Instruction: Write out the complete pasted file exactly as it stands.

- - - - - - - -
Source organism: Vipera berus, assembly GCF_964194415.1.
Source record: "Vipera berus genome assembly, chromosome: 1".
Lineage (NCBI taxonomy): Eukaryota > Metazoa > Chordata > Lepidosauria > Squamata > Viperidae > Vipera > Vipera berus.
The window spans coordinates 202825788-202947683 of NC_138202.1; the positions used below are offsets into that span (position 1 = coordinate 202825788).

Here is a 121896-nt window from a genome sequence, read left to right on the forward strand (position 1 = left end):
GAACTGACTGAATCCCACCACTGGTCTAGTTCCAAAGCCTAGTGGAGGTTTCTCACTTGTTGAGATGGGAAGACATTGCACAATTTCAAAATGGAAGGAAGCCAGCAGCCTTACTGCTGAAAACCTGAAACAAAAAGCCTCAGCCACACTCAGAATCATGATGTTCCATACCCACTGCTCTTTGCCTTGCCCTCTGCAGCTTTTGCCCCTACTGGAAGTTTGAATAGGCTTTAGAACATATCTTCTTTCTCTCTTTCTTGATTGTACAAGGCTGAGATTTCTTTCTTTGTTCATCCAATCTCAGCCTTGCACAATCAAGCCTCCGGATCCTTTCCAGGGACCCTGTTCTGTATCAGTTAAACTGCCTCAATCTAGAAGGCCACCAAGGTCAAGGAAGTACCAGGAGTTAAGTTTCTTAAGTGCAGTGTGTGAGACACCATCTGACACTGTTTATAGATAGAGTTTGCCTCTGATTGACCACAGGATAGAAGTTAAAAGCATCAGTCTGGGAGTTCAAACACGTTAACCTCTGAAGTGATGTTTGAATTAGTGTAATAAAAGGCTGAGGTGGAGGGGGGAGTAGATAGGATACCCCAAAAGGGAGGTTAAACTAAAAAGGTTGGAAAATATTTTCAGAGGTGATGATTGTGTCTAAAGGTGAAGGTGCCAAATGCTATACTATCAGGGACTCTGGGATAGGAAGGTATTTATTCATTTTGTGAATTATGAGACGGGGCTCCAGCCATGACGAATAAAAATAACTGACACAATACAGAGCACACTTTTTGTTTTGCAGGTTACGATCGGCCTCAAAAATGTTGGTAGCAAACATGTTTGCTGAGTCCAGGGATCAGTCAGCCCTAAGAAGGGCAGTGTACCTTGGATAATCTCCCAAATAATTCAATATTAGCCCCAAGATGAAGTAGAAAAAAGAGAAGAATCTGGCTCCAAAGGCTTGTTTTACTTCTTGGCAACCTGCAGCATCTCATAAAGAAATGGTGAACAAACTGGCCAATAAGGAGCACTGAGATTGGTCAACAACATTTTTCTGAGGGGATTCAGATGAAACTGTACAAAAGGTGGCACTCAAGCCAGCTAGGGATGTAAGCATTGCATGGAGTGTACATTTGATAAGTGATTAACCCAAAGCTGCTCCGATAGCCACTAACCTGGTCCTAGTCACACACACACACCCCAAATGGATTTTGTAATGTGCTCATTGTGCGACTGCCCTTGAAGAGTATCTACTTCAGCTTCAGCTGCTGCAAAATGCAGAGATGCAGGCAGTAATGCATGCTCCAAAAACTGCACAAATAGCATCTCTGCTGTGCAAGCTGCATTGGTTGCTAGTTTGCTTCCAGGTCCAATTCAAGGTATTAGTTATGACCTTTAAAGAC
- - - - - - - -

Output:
Source organism: Vipera berus, assembly GCF_964194415.1.
Source record: "Vipera berus genome assembly, chromosome: 1".
Lineage (NCBI taxonomy): Eukaryota > Metazoa > Chordata > Lepidosauria > Squamata > Viperidae > Vipera > Vipera berus.
The window spans coordinates 202825788-202947683 of NC_138202.1; the positions used below are offsets into that span (position 1 = coordinate 202825788).

Here is a 121896-nt window from a genome sequence, read left to right on the forward strand (position 1 = left end):
GAACTGACTGAATCCCACCACTGGTCTAGTTCCAAAGCCTAGTGGAGGTTTCTCACTTGTTGAGATGGGAAGACATTGCACAATTTCAAAATGGAAGGAAGCCAGCAGCCTTACTGCTGAAAACCTGAAACAAAAAGCCTCAGCCACACTCAGAATCATGATGTTCCATACCCACTGCTCTTTGCCTTGCCCTCTGCAGCTTTTGCCCCTACTGGAAGTTTGAATAGGCTTTAGAACATATCTTCTTTCTCTCTTTCTTGATTGTACAAGGCTGAGATTTCTTTCTTTGTTCATCCAATCTCAGCCTTGCACAATCAAGCCTCCGGATCCTTTCCAGGGACCCTGTTCTGTATCAGTTAAACTGCCTCAATCTAGAAGGCCACCAAGGTCAAGGAAGTACCAGGAGTTAAGTTTCTTAAGTGCAGTGTGTGAGACACCATCTGACACTGTTTATAGATAGAGTTTGCCTCTGATTGACCACAGGATAGAAGTTAAAAGCATCAGTCTGGGAGTTCAAACACGTTAACCTCTGAAGTGATGTTTGAATTAGTGTAATAAAAGGCTGAGGTGGAGGGGGGAGTAGATAGGATACCCCAAAAGGGAGGTTAAACTAAAAAGGTTGGAAAATATTTTCAGAGGTGATGATTGTGTCTAAAGGTGAAGGTGCCAAATGCTATACTATCAGGGACTCTGGGATAGGAAGGTATTTATTCATTTTGTGAATTATGAGACGGGGCTCCAGCCATGACGAATAAAAATAACTGACACAATACAGAGCACACTTTTTGTTTTGCAGGTTACGATCGGCCTCAAAAATGTTGGTAGCAAACATGTTTGCTGAGTCCAGGGATCAGTCAGCCCTAAGAAGGGCAGTGTACCTTGGATAATCTCCCAAATAATTCAATATTAGCCCCAAGATGAAGTAGAAAAAAGAGAAGAATCTGGCTCCAAAGGCTTGTTTTACTTCTTGGCAACCTGCAGCATCTCATAAAGAAATGGTGAACAAACTGGCCAATAAGGAGCACTGAGATTGGTCAACAACATTTTTCTGAGGGGATTCAGATGAAACTGTACAAAAGGTGGCACTCAAGCCAGCTAGGGATGTAAGCATTGCATGGAGTGTACATTTGATAAGTGATTAACCCAAAGCTGCTCCGATAGCCACTAACCTGGTCCTAGTCACACACACACACCCCAAATGGATTTTGTAATGTGCTCATTGTGCGACTGCCCTTGAAGAGTATCTACTTCAGCTTCAGCTGCTGCAAAATGCAGAGATGCAGGCAGTAATGCATGCTCCAAAAACTGCACAAATAGCATCTCTGCTGTGCAAGCTGCATTGGTTGCTAGTTTGCTTCCAGGTCCAATTCAAGGTATTAGTTATGACCTTTAAAGAC